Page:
Everyone knows the fairy tale about a girl swept away by a handsome prince. On this day in 1956, the bar was raised even higher when beloved, beautiful actress Grace Kelly married Prince Rainier III of Monaco in what was dubbed “The Wedding of the Century.” As with another certain royal wedding, the media hype had been unrelenting since the couple announced their engagement a few months earlier. The fervor was fueled by the announcement that MGM’s Academy Award–winning costume designer Helen Rose would design the wedding dress. It didn’t help matters that Rose remained tight-lipped about Kelly’s look. When the big day arrived on April 19, 1956, more than 30 million people turned on their newfangled television sets just to see the dress the movie star–turned-princess was wearing.
The courtship had begun a year earlier after Kelly posed in a brief photo shoot with Prince Rainier Louis Henri Maxence Bertrand Grimaldi at the Canne Film Festival. Apparently, the couple clicked, because Read More »
Although there are conflicting stories regarding their courtship (and because this is a story about a fairy-tale wedding dress, for goodness sake), the romantic in me will tell you that 50 years ago today on December 15, 1960, a royal love match was made official. Doña Fabiola de Mora y Aragón, a 32-year-old Spanish hospital nurse, nabbed Europe’s most eligible bachelor: 30-year-old King Baudouin I of Belgium.
There are no written accounts of bets being placed on which couturier would design Fabiola’s wedding dress. This is because only one designer was likely ever considered for the job. Cristóbal Balenciaga had three things going for him: He was a friend of the family (he designed the bride-to-be’s first formal ball gown), Spanish and, not unimportantly, one of the top couturiers of the era, right up there alongside Christian Dior and Pierre Balmain. (To wit, upon his death in 1972, Women’s Wear Daily announced, “the king is dead.”)
The wedding dress was not only designed by Balenciaga, but also executed by his own hand in the utmost secrecy in the designer’s Madrid apartment. Under his personal workmanship, the mink-trimmed, ivory silk gown that emerged captured a style that was timeless and modern, sumptuous and understated—even with a 20-foot train. By royal standards it was somewhat unconventional: There was none of the requisite antique lace Read More »
Think of a Hollywood princess who transitioned to real-life royalty, and Grace Kelly usually gets named for her marriage to Prince Rainier in 1956. But Rita Hayworth did it first when she married Prince Aly Khan on May 27, 1949. Maybe the fact that Khan was married when they pair met and the couple flaunted their affair, the lightening-quick wedding was Hayworth’s second (her first was to fellow actor Orson Welles), and because the scandalous couple stayed together just two years all had something to do with the public’s short memory on the matter. Jacques Fath, the designer of Hayworth’s wedding dress and trousseau, would also be overshadowed when his label fell into obscurity following his untimely death on this day in 1954 at age 42. It wasn’t that Fath’s designs weren’t memorable, but his contemporaries—Dior, Balmain, Chanel and Balenciaga—simply had investors who ensured their companies survived them. Fath’s glamourous evening designs were often published in magazine editorials, but the summery Read More »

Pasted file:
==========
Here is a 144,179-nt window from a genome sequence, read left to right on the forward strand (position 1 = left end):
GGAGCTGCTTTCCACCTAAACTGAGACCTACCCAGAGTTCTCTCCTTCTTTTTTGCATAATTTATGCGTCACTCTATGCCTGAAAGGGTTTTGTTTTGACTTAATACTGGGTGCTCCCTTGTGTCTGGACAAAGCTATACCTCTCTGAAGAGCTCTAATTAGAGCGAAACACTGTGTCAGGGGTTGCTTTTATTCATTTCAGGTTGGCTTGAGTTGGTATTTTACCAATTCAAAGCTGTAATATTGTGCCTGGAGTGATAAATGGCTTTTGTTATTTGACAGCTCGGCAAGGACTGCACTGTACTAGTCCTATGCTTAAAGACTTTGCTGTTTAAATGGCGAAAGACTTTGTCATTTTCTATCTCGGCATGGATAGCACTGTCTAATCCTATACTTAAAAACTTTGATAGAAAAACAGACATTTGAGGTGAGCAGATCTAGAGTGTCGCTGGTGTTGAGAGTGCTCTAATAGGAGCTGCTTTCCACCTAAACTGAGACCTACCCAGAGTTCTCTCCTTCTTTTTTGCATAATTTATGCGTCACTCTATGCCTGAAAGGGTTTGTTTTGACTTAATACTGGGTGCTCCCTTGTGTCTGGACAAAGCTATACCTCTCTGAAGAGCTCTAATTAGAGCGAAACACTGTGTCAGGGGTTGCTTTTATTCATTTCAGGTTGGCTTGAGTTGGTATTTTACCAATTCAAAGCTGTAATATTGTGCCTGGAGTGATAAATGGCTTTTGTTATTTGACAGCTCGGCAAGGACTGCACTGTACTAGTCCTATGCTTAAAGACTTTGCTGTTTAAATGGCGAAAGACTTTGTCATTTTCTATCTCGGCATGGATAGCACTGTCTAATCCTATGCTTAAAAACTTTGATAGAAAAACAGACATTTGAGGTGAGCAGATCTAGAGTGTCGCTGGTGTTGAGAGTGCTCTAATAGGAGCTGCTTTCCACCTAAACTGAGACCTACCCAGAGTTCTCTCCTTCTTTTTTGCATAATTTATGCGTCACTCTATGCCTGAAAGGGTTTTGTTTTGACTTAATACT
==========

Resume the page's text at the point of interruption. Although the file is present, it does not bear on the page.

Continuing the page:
She may have terrorized the people, but she looked damn good doing it. She may not have been a runway model candidate with her Rubenesque curves, short stature and sharp Italian features, but she was definitely a style icon, the Babe Paley or Gloria Guinness of her time. A trailblazer of 16th century fashion, Catherine de Medici is credited with importing many of Italy’s luxuries and customs to France: perfume, ballet, eating with a fork, and of course, Italian fashions (though the French would never admit it). At her wedding, on this day in 1533, to the future King of France, Henry, Duke of Orleans, she outshone everybody, including Henry’s mistress, Diane de Poitiers, as she introduced the world to women’s high heels.
Bejeweled and bodiced, Catherine’s wedding attire may have been more extravagant than Lady Di’s meringue gown. In her biography of Catherine de Medici, Leonie Frieda describes Catherine’s dress of golden brocade robes; a violet corsage, or bodice piece, encrusted with gems and edged in ermine; a ruff, an Italian fashion standard that she also introduced to the French on her wedding day; Read More »
Sometime in July of 1996, word leaked to the press that the fiancée of America’s most eligible bachelor, John F. Kennedy Jr., was seen canoodling with another man in Paris. “I’m her supposed French lover,” designer Narciso Rodriguez dryly told The New York Times. The truth was revealed two months later on this day in 1996, when Bessette, wearing a plain, silk sheath designed by her alleged Parisian beau, married Kennedy in a private ceremony on Cumberland Island, Georgia. The next day a single photograph—the only one distributed from the wedding—showed the radiant couple descending the church steps in their finery. Kennedy had asked Denis Reggie, the unofficial Kennedy wedding photographer, to choose the picture that he felt told the story of the day, and the photo did more than that: The image captured Bessette in a revolutionary new style of wedding dress, one that was simple, elegant and, yes, sexy all at the same time.